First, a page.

The U.S. novel "When the Purple Mountain Burns" has been drawing attention at the Beijing International Book Fair not just for its plot set during the Nanjing massacre, but also because it marks a new chapter in Chinese publishing.
Written by Chinese American novelist Shouhua Qi, the book provides a rich historical view of the atrocities committed by Japanese troops during World War II. However, its publisher, Long River Press (LRP), the first China-owned publishing house in the United States, is also making history.
"It marks a milestone in China's entry into the international publishing market," said Xu Mingqiang, chief executive of LRP, the first U.S.-based Chinese publisher to release a book about China written by a United States-born author.
The LRP, jointly established by the China Foreign Languages Publishing and Distribution Administration (CFLPDA) and the Hong Kong United Press Co. in 2002, has promoted its products on to the shelves of mainstream U.S. bookstores and the list of on-line retailer Amazon.
"It's the growing enthusiasm for Chinese culture worldwide that has created the opportunities for us," said Xu, who boasts 30 years of international publishing experience.
Xu had sensed the growing interest of U.S. readers in Chinese culture and decided the time was right to enter the U.S. market.
His intuition was supported by an article Time magazine's June Asian edition, telling readers that learning Chinese was the key to profiting from the country's booming economy.
About 100,000 people in the U.S. have learned Chinese, which has been included on school curricula.
Worldwide, more than 30 million people are studying Chinese as a second language and 2,500 universities in 100 countries the subject.
Xu says LRP is set to publish more U.S.-born writers specializing in Chinese language and culture. The firm's booth at the ongoing International Book Fair includes two Chinese-learning books written by American Sinologists and one book on Chinese women aviators during WWII, all written by native English speakers.
"Surging demand for Chinese books has boosted international cooperation," said Xu. "Publishers from Britain, France, Germany and Singapore have shown great interest in our books, and some Chinese firms are seeking cooperation with the U.S. through us."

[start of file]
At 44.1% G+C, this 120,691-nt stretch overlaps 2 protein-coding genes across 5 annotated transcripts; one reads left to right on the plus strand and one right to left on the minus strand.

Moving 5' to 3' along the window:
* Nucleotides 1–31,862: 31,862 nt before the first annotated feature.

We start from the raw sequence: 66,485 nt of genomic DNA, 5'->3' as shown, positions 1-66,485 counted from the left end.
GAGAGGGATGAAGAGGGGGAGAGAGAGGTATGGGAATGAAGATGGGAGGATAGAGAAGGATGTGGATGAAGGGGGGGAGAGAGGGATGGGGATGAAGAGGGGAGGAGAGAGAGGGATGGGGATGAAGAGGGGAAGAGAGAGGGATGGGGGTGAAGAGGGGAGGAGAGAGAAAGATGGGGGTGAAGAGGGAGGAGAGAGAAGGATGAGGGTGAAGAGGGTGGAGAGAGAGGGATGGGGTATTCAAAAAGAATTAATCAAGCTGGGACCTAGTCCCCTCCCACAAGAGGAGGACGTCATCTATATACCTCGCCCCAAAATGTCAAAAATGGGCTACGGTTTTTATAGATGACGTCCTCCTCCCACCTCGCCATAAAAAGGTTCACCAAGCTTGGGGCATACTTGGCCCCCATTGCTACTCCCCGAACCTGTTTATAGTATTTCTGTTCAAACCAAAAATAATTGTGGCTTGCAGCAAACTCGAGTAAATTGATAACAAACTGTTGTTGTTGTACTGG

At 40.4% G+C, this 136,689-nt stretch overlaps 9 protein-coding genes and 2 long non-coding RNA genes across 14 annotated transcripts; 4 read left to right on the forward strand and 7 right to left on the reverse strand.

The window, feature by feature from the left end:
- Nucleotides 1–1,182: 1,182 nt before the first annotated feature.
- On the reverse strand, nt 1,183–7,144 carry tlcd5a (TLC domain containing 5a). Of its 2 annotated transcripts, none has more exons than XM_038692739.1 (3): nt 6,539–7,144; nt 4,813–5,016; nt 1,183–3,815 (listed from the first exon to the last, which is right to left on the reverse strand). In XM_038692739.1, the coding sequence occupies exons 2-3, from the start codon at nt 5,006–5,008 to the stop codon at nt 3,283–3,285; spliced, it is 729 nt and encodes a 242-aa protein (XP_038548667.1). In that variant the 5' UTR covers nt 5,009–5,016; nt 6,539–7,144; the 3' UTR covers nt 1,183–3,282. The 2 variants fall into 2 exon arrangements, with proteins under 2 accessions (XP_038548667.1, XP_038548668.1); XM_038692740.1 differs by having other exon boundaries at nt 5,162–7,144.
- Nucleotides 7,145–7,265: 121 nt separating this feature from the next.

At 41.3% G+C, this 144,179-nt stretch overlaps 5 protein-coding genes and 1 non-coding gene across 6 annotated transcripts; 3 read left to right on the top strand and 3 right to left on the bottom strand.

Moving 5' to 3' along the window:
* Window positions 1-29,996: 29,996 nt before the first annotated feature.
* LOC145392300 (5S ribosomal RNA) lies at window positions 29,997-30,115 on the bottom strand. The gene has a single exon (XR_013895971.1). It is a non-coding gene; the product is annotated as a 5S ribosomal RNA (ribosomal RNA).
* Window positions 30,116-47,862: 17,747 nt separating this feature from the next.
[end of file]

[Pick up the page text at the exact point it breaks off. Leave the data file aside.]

Zhou Mingwei, vice-president of CFLPDA, said Chinese publishers had opened up the U.S. mainstream market.
As China's biggest foreign language publishing organization, the CFLPDA has succeeded by taking a localized strategy, according to Zhou.
"Chinese culture differs greatly in thinking patterns from Western culture, which poses a serious challenge for the publishing industry," said Xu.
LRP learned a lesson from Yao Ming's book which failed to in the U.S. market, as most U.S. basketball fans cared only for the native players.
"We should learn from the U.S. and observe the local rules," Xu said. Two years ago, LRP became a shareholder in a U.S.-funded publishing house named "China Books". LRP has 18 staff, 13 of whom are U.S.-born.
Chen Shaofeng, deputy director of the Culture Industry Research Institute at Beijing University, said China's cultural sector would have to compete fiercely in the international market and cultural industries should adopt a chain development strategy.
China holds only 1.5 percent of the global cultural products market, while the United States accounts for 40 percent.
However, China is growing in moves such as copyright transfers of Chinese-learning materials. At the Frankfurt Book Fair in Germany last October, Chinese publishing houses sold the rights to 615 items.